Centre for Seniors opens elderly-friendly mock-up studio
Centre for Seniors sets up studio to show how to make homes senior-friendly
Ms Emily Sim, 49, a manager, helps to care for her mother, who is 86 and has knee problems.
Yesterday, Ms Sim gathered ideas on how to make her home safer for her mother from a mock-up of a studio apartment provided by the Centre for Seniors (CFS) at its open house.
"I thought it was very useful, especially when they talked about having plastic handrails with grips around the house. Maybe I will install handrails in the bathroom in our home now," she told The New Paper.
The studio is part of CFS' move to encourage the elderly to age in place, while giving caregivers the support they need.
Mr Tan Kian Chew, chairman of CFS, said at the open house: "As Singapore's population ages, and at the same time, grapples with manpower shortages, it is important for homes to be 'age-in-place ready'. This will aid seniors in their efforts to live independently in their own homes, and also (help) family and caregivers in their caring duties."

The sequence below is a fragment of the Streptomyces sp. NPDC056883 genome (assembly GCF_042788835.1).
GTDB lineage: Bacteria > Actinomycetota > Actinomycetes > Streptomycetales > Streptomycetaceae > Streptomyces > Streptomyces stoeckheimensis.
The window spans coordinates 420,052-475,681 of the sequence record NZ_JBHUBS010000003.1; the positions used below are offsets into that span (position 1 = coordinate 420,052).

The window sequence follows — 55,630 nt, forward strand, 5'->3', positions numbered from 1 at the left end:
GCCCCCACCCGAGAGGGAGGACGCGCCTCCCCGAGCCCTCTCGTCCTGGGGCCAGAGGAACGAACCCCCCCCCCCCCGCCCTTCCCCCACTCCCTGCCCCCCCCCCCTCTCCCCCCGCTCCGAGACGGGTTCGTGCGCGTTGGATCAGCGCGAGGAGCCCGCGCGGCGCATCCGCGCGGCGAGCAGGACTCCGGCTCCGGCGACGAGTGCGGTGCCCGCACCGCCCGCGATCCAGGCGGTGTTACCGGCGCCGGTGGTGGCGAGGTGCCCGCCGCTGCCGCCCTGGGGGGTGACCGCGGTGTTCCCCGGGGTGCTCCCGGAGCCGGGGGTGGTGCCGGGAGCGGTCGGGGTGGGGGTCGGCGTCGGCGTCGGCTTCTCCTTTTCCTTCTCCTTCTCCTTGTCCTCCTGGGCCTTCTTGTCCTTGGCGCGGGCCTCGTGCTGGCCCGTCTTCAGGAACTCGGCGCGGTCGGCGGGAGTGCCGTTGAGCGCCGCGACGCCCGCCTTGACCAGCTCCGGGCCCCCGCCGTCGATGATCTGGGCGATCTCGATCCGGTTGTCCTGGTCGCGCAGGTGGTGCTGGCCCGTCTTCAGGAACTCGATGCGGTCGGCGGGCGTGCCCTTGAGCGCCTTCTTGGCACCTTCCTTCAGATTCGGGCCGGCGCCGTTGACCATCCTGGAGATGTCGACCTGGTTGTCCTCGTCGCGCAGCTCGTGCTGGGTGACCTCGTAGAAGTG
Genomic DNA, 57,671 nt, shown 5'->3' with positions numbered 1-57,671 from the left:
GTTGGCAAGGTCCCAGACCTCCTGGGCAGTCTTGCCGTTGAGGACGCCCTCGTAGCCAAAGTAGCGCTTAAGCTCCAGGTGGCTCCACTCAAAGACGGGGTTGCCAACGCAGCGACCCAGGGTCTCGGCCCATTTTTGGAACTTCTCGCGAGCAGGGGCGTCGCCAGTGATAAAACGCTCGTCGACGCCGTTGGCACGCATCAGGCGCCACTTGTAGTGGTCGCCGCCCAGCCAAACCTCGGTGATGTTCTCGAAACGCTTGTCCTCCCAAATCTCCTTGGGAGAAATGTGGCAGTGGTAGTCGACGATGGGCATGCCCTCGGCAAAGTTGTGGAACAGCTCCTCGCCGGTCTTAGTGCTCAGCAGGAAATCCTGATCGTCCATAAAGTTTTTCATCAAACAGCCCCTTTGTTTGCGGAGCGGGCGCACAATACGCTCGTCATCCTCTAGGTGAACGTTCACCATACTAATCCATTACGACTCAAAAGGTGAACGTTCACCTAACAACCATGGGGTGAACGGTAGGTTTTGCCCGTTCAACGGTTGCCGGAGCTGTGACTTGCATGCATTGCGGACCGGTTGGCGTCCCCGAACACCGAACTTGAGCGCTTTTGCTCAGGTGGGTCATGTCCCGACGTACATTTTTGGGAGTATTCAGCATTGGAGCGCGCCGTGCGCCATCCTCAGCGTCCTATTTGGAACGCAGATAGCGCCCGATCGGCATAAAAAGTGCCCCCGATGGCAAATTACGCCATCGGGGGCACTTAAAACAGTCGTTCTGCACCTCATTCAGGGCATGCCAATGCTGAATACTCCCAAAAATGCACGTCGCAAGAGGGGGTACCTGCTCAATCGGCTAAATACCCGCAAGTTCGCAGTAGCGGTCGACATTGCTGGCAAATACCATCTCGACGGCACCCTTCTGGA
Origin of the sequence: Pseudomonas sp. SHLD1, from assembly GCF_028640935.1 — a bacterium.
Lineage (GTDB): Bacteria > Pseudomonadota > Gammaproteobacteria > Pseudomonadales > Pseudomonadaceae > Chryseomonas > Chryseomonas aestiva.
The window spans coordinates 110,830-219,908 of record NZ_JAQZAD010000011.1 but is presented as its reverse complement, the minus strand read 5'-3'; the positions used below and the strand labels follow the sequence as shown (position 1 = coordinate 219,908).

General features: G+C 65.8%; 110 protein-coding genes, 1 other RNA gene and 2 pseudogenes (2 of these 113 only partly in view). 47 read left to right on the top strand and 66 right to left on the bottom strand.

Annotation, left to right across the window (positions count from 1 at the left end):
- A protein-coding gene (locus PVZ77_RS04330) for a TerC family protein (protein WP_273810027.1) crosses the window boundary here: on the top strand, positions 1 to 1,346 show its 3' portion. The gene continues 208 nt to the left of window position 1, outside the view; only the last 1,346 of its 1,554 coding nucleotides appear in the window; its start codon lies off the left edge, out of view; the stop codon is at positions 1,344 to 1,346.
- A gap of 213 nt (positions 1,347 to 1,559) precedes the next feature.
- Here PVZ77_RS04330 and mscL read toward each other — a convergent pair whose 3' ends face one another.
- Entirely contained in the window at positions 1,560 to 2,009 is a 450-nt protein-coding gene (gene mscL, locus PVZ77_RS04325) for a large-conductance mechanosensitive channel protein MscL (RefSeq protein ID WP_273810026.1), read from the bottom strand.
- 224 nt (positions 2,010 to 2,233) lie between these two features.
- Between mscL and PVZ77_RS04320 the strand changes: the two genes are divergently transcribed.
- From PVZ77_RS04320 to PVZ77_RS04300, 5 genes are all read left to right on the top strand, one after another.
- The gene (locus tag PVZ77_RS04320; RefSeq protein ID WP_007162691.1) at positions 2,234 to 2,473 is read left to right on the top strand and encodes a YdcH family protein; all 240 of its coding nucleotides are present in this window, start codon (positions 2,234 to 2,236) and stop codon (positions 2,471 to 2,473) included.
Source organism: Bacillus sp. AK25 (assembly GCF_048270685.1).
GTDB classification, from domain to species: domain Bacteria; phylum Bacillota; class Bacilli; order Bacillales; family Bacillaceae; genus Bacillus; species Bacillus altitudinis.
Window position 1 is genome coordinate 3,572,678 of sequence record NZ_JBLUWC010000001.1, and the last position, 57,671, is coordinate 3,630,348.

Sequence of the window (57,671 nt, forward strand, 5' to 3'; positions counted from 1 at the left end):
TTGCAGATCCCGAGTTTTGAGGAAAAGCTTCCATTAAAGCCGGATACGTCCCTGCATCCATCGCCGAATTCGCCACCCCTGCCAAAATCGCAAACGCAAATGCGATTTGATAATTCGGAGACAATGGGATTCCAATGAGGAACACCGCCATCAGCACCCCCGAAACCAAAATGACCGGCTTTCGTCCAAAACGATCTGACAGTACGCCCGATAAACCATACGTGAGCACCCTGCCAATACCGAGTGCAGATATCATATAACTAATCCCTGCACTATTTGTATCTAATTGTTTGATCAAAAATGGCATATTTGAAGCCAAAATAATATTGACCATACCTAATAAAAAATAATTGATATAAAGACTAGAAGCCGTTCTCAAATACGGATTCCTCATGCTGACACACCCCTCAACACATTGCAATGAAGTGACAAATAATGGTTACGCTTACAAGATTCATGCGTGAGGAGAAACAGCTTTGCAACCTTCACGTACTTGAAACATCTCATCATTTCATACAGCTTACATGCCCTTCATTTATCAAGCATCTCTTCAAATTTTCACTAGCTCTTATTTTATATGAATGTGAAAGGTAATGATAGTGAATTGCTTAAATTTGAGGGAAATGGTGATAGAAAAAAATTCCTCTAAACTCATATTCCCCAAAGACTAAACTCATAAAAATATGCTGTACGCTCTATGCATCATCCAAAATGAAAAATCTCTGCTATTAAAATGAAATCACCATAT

On a tour of the studio, guides explained that walls and furniture should be painted in contrasting colours, so that elderly residents can see them clearly and not bump into things. Light switches and items should be placed at chest-level so the elderly do not have to strain to reach them. Sharp edges of tables can also be blunted by putting rubberised covers on them.
Mr Tan added: "We have harnessed technology by incorporating sensors to communicate key data to family and caregivers, such as monitoring sleep pattern, bathroom usage and door access."
The sensor system is provided by technology firm Connected Life and costs $25 a month. It covers the sensors, insurance and round-the-clock access to personal assistance.
CFS also launched www.silverschemes.sg, its portal consolidating government schemes for seniors.